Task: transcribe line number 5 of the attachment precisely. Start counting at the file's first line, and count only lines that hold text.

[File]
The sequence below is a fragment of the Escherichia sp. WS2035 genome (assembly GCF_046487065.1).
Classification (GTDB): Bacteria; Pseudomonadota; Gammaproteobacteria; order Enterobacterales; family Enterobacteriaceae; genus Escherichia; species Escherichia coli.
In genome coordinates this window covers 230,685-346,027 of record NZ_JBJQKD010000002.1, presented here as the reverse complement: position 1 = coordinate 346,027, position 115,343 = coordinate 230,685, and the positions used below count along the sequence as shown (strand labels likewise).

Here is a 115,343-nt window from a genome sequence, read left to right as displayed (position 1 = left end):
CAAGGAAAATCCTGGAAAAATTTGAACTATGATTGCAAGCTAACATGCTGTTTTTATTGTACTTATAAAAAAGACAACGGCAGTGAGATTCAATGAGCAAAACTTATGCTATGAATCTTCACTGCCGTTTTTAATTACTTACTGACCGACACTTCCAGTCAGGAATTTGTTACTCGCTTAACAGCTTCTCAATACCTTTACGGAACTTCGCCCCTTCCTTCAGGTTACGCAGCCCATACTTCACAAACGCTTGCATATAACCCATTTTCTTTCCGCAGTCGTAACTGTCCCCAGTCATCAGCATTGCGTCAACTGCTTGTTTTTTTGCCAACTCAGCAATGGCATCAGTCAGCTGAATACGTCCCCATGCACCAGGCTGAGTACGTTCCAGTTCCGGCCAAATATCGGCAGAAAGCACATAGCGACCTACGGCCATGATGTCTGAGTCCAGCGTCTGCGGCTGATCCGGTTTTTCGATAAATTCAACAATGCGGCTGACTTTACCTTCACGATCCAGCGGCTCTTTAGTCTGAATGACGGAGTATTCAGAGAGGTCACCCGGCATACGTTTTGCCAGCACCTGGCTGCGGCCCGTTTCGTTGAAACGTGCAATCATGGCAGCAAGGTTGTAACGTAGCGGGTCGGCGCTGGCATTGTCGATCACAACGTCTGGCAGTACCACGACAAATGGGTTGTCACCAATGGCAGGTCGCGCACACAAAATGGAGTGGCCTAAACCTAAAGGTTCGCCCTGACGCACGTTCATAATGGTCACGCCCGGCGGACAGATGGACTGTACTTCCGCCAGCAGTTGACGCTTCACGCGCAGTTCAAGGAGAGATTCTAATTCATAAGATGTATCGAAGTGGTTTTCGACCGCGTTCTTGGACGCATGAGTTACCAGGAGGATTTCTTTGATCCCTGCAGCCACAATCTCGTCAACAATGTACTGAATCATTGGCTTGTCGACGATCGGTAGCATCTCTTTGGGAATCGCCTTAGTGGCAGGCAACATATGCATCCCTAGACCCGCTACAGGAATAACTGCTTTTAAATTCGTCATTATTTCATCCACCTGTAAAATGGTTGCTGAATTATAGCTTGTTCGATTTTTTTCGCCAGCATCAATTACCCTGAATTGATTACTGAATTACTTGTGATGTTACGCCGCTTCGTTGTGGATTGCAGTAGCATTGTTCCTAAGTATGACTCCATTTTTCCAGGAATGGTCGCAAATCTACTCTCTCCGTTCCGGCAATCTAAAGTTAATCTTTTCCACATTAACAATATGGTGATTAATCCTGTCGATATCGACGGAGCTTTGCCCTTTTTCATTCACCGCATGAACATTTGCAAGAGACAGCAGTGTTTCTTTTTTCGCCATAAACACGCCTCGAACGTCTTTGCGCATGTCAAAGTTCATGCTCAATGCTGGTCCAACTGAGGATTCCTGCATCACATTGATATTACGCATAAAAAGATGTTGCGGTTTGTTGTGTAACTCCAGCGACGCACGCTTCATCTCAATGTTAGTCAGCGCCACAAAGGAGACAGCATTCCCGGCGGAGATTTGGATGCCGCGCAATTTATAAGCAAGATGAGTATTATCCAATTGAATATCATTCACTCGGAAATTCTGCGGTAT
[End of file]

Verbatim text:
CAAGGAAAATCCTGGAAAAATTTGAACTATGATTGCAAGCTAACATGCTGTTTTTATTGTACTTATAAAAAAGACAACGGCAGTGAGATTCAATGAGCAAAACTTATGCTATGAATCTTCACTGCCGTTTTTAATTACTTACTGACCGACACTTCCAGTCAGGAATTTGTTACTCGCTTAACAGCTTCTCAATACCTTTACGGAACTTCGCCCCTTCCTTCAGGTTACGCAGCCCATACTTCACAAACGCTTGCATATAACCCATTTTCTTTCCGCAGTCGTAACTGTCCCCAGTCATCAGCATTGCGTCAACTGCTTGTTTTTTTGCCAACTCAGCAATGGCATCAGTCAGCTGAATACGTCCCCATGCACCAGGCTGAGTACGTTCCAGTTCCGGCCAAATATCGGCAGAAAGCACATAGCGACCTACGGCCATGATGTCTGAGTCCAGCGTCTGCGGCTGATCCGGTTTTTCGATAAATTCAACAATGCGGCTGACTTTACCTTCACGATCCAGCGGCTCTTTAGTCTGAATGACGGAGTATTCAGAGAGGTCACCCGGCATACGTTTTGCCAGCACCTGGCTGCGGCCCGTTTCGTTGAAACGTGCAATCATGGCAGCAAGGTTGTAACGTAGCGGGTCGGCGCTGGCATTGTCGATCACAACGTCTGGCAGTACCACGACAAATGGGTTGTCACCAATGGCAGGTCGCGCACACAAAATGGAGTGGCCTAAACCTAAAGGTTCGCCCTGACGCACGTTCATAATGGTCACGCCCGGCGGACAGATGGACTGTACTTCCGCCAGCAGTTGACGCTTCACGCGCAGTTCAAGGAGAGATTCTAATTCATAAGATGTATCGAAGTGGTTTTCGACCGCGTTCTTGGACGCATGAGTTACCAGGAGGATTTCTTTGATCCCTGCAGCCACAATCTCGTCAACAATGTACTGAATCATTGGCTTGTCGACGATCGGTAGCATCTCTTTGGGAATCGCCTTAGTGGCAGGCAACATATGCATCCCTAGACCCGCTACAGGAATAACTGCTTTTAAATTCGTCATTATTTCATCCACCTGTAAAATGGTTGCTGAATTATAGCTTGTTCGATTTTTTTCGCCAGCATCAATTACCCTGAATTGATTACTGAATTACTTGTGATGTTACGCCGCTTCGTTGTGGATTGCAGTAGCATTGTTCCTAAGTATGACTCCATTTTTCCAGGAATGGTCGCAAATCTACTCTCTCCGTTCCGGCAATCTAAAGTTAATCTTTTCCACATTAACAATATGGTGATTAATCCTGTCGATATCGACGGAGCTTTGCCCTTTTTCATTCACCGCATGAACATTTGCAAGAGACAGCAGTGTTTCTTTTTTCGCCATAAACACGCCTCGAACGTCTTTGCGCATGTCAAAGTTCATGCTCAATGCTGGTCCAACTGAGGATTCCTGCATCACATTGATATTACGCATAAAAAGATGTTGCGGTTTGTTGTGTAACTCCAGCGACGCACGCTTCATCTCAATGTTAGTCAGCGCCACAAAGGAGACAGCATTCCCGGCGGAGATTTGGATGCCGCGCAATTTATAAGCAAGATGAGTATTATCCAATTGAATATCATTCACTCGGAAATTCTGCGGTAT